European Diplomats Lobby Russia Over Haftar
As Russia overtly demonstrates its support for Khalifa Haftar by flying wounded Libyan National Army (LNA) fighters to Russia for treatment, European diplomats appear to be scrambling to convince Russia to support Haftar within the framework of the Libyan Political Agreement (LPA) in a bid to prevent Haftar from seeking political power in Libya by military means.
Haftar has long rejected any involvement in the UN-backed LPA, and is keen to assert his authority across Libya through military means without the need for compromise or civilian oversight. However, while Haftar has a great deal of power in eastern Libya, his forces are weak in western Libya, home to the Government of National Accord (GNA) and powerful Misratan militias who are old enemies of Haftar, and it is unlikely he could take control of Tripoli and surrounding areas without a great deal of external military (and political) support. However, the current concern is that Russia, Egypt and potentially the US may be convinced to provide such support to Haftar, despite the prolonged conflict and instability that this would likely create in western Libya.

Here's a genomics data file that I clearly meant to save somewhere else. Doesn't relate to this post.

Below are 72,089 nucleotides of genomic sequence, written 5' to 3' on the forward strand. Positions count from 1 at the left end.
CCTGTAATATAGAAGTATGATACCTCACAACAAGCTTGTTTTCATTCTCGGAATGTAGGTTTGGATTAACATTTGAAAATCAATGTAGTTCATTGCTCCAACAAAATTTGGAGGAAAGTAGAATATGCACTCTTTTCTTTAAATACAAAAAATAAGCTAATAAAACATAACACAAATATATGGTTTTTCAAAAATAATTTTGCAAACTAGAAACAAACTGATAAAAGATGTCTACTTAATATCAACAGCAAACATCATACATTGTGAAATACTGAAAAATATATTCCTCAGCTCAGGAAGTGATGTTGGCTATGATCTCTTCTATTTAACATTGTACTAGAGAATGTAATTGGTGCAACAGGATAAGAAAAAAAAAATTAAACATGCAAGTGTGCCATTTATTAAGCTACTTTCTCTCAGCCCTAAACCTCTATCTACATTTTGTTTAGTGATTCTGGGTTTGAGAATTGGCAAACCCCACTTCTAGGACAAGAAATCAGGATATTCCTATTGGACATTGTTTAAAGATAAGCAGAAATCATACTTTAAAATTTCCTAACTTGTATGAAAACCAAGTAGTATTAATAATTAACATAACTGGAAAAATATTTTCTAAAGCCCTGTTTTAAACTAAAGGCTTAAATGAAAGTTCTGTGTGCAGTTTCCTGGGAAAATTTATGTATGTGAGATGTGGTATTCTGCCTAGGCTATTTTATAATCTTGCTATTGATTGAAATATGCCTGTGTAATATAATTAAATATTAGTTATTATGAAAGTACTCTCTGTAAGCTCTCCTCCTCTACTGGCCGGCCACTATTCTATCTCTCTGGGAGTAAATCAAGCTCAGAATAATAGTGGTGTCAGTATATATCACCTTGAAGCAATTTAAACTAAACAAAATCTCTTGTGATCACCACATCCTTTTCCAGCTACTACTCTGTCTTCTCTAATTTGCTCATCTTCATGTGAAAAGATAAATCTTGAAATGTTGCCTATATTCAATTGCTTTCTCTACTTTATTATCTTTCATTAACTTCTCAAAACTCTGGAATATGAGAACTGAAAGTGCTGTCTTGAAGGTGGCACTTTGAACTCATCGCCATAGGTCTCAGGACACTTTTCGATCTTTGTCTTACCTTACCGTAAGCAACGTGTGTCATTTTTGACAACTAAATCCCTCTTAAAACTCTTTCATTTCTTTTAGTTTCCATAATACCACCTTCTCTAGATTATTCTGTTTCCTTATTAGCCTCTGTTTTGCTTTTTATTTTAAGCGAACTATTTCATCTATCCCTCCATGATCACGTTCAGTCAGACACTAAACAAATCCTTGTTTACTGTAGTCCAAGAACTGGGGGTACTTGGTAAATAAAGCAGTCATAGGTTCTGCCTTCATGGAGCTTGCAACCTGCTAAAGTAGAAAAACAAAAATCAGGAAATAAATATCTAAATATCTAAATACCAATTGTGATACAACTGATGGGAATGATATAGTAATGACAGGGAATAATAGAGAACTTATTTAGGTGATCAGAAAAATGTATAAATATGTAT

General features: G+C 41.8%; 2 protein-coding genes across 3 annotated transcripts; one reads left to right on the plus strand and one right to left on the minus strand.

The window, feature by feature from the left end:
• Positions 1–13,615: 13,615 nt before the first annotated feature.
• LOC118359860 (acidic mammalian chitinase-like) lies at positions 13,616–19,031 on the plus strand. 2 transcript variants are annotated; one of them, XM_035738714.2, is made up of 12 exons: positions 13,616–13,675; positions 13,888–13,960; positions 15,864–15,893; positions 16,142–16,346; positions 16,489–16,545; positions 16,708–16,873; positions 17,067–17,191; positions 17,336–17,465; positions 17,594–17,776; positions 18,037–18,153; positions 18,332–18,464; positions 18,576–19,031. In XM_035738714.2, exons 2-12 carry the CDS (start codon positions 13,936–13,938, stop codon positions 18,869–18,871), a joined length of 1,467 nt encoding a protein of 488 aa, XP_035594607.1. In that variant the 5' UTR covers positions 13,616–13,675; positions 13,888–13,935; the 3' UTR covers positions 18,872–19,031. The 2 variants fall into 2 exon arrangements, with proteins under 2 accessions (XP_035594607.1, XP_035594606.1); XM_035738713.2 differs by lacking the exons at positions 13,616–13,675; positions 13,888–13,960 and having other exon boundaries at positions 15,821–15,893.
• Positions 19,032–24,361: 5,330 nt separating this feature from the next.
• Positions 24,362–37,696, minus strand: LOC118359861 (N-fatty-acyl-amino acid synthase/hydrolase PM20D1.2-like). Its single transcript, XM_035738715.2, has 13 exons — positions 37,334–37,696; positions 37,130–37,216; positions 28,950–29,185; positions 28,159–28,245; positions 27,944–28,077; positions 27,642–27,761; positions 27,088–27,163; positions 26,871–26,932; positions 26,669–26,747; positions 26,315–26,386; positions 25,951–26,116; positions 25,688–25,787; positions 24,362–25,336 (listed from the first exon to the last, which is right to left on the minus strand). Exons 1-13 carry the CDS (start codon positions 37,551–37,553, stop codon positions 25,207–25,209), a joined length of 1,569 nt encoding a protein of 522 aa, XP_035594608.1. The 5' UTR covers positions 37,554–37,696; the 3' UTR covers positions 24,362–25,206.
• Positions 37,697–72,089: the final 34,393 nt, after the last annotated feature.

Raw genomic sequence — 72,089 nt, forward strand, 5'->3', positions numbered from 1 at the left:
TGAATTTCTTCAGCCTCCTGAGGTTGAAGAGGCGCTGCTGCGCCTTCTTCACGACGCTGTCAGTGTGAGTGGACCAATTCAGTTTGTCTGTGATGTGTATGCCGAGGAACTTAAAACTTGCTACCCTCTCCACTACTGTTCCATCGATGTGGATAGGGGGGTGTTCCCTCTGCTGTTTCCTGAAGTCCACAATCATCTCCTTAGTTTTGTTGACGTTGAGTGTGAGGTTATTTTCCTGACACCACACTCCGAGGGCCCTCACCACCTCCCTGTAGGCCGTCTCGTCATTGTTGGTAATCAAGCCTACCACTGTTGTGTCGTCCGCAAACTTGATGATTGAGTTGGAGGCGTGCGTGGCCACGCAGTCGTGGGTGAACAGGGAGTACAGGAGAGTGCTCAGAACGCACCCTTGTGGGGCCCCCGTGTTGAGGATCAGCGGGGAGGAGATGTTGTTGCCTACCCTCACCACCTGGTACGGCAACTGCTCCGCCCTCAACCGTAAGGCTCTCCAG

Such chaos would impact European countries more acutely by aggravating the humanitarian crisis and leading to greater numbers of migrants and refugees attempting to flee Libyan shores to Europe. As a result, the UN and European nations are relying on Russia’s ability to influence Haftar’s actions by trying to convince Moscow that the best solution is for Haftar to access power through an amended LPA.
The Italian foreign minister has recently met with his Russian counterpart, Sergei Lavrov, to discuss Libya, and the Guardian reports that a second meeting is planned between the two on 16 February in Bonn, Germany. It is expected that Russia’s role in Libya will also come up in talks in London today between the Italian PM Paolo Gentiloni and UK PM Theresa May, while last week UK foreign secretary Boris Johnson welcomed discussions with Russia about a future role for Haftar in Libya.
On 8 February, Reuters reported that UN Envoy for Libya Martin Kobler told the UN Security Council that he had just returned from a trip to Moscow and he was confident that within weeks a format could be agreed to make changes to the LPA including the role of Haftar. Reports that Russia expects prime minister of the GNA, Fayez al-Serraj to visit Moscow later this month appear to indicate that Russia may be taking notice, but may equally be more indicative of Russia’s increasingly influential role within Libya.